Overview

Distribution

Distribution and Habitat

Central inland New South Wales and interior of southern Queensland, west of the Great Dividing Range.

The extent of occurrence of the species is approximately 615100 km2.

  • Barker, J., Grigg, G. C., and Tyler, M. J. (1995). A Field Guide to Australian Frogs. Surrey Beatty and Sons, New South Wales.
  • Cogger, H.G. (1992). Reptiles and Amphibians of Australia. Reed Books, New South Wales.
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Molecular Biology and Genetics

Molecular Biology

Statistics of barcoding coverage

Barcode of Life Data Systems (BOLD) Stats
Specimen Records:66
Specimens with Sequences:61
Specimens with Barcodes:60
Species:3
Species With Barcodes:3
Public Records:1
Public Species:1
Public BINs:0
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Barcode data

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Conservation

Life History, Abundance, Activity, and Special Behaviors

Inhabits the black soil slopes and flood plains of the large river systems in its range. Found in savanna, woodland and mallee areas. Spends most of its life underground and only emerges after heavy rains.

Breeds in temporary pools after heavy rain. Males call whilst floating in pools. Small eggs are deposited in water. Little is known about tadpole development except that it is rapid to avoid the temporary ponds drying up.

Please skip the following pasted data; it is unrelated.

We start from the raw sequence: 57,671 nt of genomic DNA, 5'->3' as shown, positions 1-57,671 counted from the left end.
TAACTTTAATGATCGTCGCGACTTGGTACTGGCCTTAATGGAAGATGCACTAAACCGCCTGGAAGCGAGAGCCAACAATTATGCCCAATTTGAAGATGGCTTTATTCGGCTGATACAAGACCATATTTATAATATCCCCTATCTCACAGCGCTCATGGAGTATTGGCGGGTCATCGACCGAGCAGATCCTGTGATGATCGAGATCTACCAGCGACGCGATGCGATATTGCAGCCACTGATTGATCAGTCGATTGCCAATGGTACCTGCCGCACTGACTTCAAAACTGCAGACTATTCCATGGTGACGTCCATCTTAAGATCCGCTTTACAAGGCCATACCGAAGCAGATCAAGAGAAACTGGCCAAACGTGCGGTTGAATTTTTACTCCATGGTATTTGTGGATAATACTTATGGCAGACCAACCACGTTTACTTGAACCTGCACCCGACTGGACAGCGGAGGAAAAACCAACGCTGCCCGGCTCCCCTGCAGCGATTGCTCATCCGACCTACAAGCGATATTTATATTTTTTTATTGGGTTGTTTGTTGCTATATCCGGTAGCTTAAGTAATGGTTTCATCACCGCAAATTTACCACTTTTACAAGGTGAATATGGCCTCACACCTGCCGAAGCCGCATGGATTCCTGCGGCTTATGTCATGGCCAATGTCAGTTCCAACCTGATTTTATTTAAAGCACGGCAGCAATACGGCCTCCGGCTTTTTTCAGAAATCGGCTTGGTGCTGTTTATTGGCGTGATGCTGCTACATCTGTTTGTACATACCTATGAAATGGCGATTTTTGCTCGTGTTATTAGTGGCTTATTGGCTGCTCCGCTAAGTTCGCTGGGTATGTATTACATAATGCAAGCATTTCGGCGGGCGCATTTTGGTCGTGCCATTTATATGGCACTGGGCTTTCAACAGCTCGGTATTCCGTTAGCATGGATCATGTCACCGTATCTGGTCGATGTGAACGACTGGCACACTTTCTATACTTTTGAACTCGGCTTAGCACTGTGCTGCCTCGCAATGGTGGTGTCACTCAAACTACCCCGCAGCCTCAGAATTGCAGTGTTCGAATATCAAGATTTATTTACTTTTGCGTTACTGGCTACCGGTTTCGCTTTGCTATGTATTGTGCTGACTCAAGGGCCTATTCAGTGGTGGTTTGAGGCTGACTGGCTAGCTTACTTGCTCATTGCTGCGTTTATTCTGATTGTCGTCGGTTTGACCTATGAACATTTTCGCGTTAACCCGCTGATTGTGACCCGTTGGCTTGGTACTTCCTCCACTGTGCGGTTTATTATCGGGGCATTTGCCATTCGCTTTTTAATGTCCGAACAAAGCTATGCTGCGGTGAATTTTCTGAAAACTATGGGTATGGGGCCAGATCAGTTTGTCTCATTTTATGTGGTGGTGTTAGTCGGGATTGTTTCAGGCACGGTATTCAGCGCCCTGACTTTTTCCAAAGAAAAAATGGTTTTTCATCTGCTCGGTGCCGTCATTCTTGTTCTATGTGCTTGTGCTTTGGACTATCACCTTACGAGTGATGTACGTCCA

• Barker, J., Grigg, G. C., and Tyler, M. J. (1995). A Field Guide to Australian Frogs. Surrey Beatty and Sons, New South Wales.
  • Cogger, H.G. (1992). Reptiles and Amphibians of Australia. Reed Books, New South Wales.
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Threats

Life History, Abundance, Activity, and Special Behaviors

No known declines and extent of occurrence > 20,000km2.

  • Barker, J., Grigg, G. C., and Tyler, M. J. (1995). A Field Guide to Australian Frogs. Surrey Beatty and Sons, New South Wales.
  • Cogger, H.G. (1992). Reptiles and Amphibians of Australia. Reed Books, New South Wales.
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Wikipedia

Notaden

Notaden is a genus of burrowing ground frogs native to central and northern Australia. Their common name is Australian spadefoot toads.[1]

Description[edit]

Its body is very round in shape with a short neck. Its pupils are horizontal slits. It has long arms and short, stubby legs. Its fingers lack webbing and its toes may have slight to no webbing. The skin is slightly warty and very glandular. Because of its similarity to some species of toads it is often incorrectly referred to as a toad. It excretes poisonous sticky fluid from its skin when handled. It lays eggs in chains similar to some toad species.[citation needed]

Species[edit]

There are four species in this genus:[1]

Common nameBinomial name
Crucifix toadNotaden bennettii (Günther, 1873)
Northern spadefoot toadNotaden melanoscaphus (Hosmer, 1962)
Desert spadefoot toadNotaden nichollsi (Parker, 1940)
Weigel's toadNotaden weigeli (Shea and Johnston, 1988)
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